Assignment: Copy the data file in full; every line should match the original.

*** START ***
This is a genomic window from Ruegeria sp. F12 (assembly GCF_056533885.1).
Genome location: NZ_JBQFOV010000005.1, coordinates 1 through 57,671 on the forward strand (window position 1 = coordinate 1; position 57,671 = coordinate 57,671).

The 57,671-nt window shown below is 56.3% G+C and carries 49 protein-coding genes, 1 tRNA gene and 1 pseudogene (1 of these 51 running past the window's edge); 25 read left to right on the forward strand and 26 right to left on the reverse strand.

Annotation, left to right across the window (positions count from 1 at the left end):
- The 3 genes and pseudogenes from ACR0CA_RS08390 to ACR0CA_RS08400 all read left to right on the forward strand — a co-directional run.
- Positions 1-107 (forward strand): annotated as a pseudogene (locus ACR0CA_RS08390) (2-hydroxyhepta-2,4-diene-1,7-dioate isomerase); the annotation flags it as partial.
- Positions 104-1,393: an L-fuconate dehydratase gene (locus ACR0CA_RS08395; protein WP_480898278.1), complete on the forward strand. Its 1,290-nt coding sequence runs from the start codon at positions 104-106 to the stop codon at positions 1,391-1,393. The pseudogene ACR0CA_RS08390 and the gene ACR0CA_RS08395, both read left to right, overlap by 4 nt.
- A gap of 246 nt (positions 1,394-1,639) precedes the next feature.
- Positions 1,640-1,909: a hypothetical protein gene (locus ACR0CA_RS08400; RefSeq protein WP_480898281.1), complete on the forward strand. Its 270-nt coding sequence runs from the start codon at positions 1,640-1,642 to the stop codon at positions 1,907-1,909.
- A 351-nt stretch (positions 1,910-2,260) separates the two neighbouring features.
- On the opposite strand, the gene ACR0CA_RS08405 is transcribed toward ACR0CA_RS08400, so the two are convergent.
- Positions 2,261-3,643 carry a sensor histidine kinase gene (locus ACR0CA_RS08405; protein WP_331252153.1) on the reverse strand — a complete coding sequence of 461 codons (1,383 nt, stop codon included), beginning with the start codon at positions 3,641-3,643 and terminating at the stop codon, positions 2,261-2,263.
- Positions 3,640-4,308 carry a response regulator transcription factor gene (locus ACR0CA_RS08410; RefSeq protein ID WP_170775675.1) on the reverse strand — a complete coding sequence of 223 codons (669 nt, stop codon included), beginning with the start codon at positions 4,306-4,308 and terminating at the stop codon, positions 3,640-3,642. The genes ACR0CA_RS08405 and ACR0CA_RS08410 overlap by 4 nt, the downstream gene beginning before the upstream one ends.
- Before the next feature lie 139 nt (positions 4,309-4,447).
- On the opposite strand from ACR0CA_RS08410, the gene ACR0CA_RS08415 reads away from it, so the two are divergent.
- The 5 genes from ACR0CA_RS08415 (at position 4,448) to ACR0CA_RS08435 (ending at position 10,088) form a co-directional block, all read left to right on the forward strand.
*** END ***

This is a genomic window from Ruegeria sp. F12 (assembly GCF_056533885.1).
Genome location: NZ_JBQFOV010000005.1, coordinates 1 through 57,671 on the forward strand (window position 1 = coordinate 1; position 57,671 = coordinate 57,671).

The 57,671-nt window shown below is 56.3% G+C and carries 49 protein-coding genes, 1 tRNA gene and 1 pseudogene (1 of these 51 running past the window's edge); 25 read left to right on the forward strand and 26 right to left on the reverse strand.

Annotation, left to right across the window (positions count from 1 at the left end):
- The 3 genes and pseudogenes from ACR0CA_RS08390 to ACR0CA_RS08400 all read left to right on the forward strand — a co-directional run.
- Positions 1-107 (forward strand): annotated as a pseudogene (locus ACR0CA_RS08390) (2-hydroxyhepta-2,4-diene-1,7-dioate isomerase); the annotation flags it as partial.
- Positions 104-1,393: an L-fuconate dehydratase gene (locus ACR0CA_RS08395; protein WP_480898278.1), complete on the forward strand. Its 1,290-nt coding sequence runs from the start codon at positions 104-106 to the stop codon at positions 1,391-1,393. The pseudogene ACR0CA_RS08390 and the gene ACR0CA_RS08395, both read left to right, overlap by 4 nt.
- A gap of 246 nt (positions 1,394-1,639) precedes the next feature.
- Positions 1,640-1,909: a hypothetical protein gene (locus ACR0CA_RS08400; RefSeq protein WP_480898281.1), complete on the forward strand. Its 270-nt coding sequence runs from the start codon at positions 1,640-1,642 to the stop codon at positions 1,907-1,909.
- A 351-nt stretch (positions 1,910-2,260) separates the two neighbouring features.
- On the opposite strand, the gene ACR0CA_RS08405 is transcribed toward ACR0CA_RS08400, so the two are convergent.
- Positions 2,261-3,643 carry a sensor histidine kinase gene (locus ACR0CA_RS08405; protein WP_331252153.1) on the reverse strand — a complete coding sequence of 461 codons (1,383 nt, stop codon included), beginning with the start codon at positions 3,641-3,643 and terminating at the stop codon, positions 2,261-2,263.
- Positions 3,640-4,308 carry a response regulator transcription factor gene (locus ACR0CA_RS08410; RefSeq protein ID WP_170775675.1) on the reverse strand — a complete coding sequence of 223 codons (669 nt, stop codon included), beginning with the start codon at positions 4,306-4,308 and terminating at the stop codon, positions 3,640-3,642. The genes ACR0CA_RS08405 and ACR0CA_RS08410 overlap by 4 nt, the downstream gene beginning before the upstream one ends.
- Before the next feature lie 139 nt (positions 4,309-4,447).
- On the opposite strand from ACR0CA_RS08410, the gene ACR0CA_RS08415 reads away from it, so the two are divergent.
- The 5 genes from ACR0CA_RS08415 (at position 4,448) to ACR0CA_RS08435 (ending at position 10,088) form a co-directional block, all read left to right on the forward strand.